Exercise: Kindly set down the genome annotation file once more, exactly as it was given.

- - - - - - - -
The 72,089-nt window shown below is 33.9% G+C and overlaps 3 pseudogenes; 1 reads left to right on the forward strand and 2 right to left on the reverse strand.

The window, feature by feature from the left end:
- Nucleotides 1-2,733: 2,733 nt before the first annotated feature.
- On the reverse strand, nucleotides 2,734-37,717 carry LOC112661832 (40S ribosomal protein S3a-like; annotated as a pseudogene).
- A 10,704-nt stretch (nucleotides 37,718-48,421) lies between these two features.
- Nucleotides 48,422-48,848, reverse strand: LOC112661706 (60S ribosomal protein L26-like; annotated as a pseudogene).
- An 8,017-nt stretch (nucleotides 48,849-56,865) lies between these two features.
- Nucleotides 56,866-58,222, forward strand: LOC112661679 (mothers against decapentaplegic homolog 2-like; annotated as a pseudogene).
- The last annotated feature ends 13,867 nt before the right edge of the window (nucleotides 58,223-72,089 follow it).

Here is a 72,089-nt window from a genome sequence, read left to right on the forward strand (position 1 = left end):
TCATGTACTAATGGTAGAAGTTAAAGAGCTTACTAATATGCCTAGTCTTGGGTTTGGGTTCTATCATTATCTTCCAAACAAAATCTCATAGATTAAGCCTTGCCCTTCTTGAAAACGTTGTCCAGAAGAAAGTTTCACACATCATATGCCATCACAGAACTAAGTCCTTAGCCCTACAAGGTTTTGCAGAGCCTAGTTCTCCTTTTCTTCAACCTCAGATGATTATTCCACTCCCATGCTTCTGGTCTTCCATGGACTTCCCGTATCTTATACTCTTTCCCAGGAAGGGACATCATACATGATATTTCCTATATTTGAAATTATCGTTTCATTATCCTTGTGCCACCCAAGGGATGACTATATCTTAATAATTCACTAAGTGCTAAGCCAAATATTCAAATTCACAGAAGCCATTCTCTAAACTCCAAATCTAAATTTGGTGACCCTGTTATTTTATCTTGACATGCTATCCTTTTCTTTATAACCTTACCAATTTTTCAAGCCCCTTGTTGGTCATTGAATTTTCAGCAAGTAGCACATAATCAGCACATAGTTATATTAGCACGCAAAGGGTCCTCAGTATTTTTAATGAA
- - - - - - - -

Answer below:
The 72,089-nt window shown below is 33.9% G+C and overlaps 3 pseudogenes; 1 reads left to right on the forward strand and 2 right to left on the reverse strand.

The window, feature by feature from the left end:
- Nucleotides 1-2,733: 2,733 nt before the first annotated feature.
- On the reverse strand, nucleotides 2,734-37,717 carry LOC112661832 (40S ribosomal protein S3a-like; annotated as a pseudogene).
- A 10,704-nt stretch (nucleotides 37,718-48,421) lies between these two features.
- Nucleotides 48,422-48,848, reverse strand: LOC112661706 (60S ribosomal protein L26-like; annotated as a pseudogene).
- An 8,017-nt stretch (nucleotides 48,849-56,865) lies between these two features.
- Nucleotides 56,866-58,222, forward strand: LOC112661679 (mothers against decapentaplegic homolog 2-like; annotated as a pseudogene).
- The last annotated feature ends 13,867 nt before the right edge of the window (nucleotides 58,223-72,089 follow it).

Here is a 72,089-nt window from a genome sequence, read left to right on the forward strand (position 1 = left end):
TCATGTACTAATGGTAGAAGTTAAAGAGCTTACTAATATGCCTAGTCTTGGGTTTGGGTTCTATCATTATCTTCCAAACAAAATCTCATAGATTAAGCCTTGCCCTTCTTGAAAACGTTGTCCAGAAGAAAGTTTCACACATCATATGCCATCACAGAACTAAGTCCTTAGCCCTACAAGGTTTTGCAGAGCCTAGTTCTCCTTTTCTTCAACCTCAGATGATTATTCCACTCCCATGCTTCTGGTCTTCCATGGACTTCCCGTATCTTATACTCTTTCCCAGGAAGGGACATCATACATGATATTTCCTATATTTGAAATTATCGTTTCATTATCCTTGTGCCACCCAAGGGATGACTATATCTTAATAATTCACTAAGTGCTAAGCCAAATATTCAAATTCACAGAAGCCATTCTCTAAACTCCAAATCTAAATTTGGTGACCCTGTTATTTTATCTTGACATGCTATCCTTTTCTTTATAACCTTACCAATTTTTCAAGCCCCTTGTTGGTCATTGAATTTTCAGCAAGTAGCACATAATCAGCACATAGTTATATTAGCACGCAAAGGGTCCTCAGTATTTTTAATGAA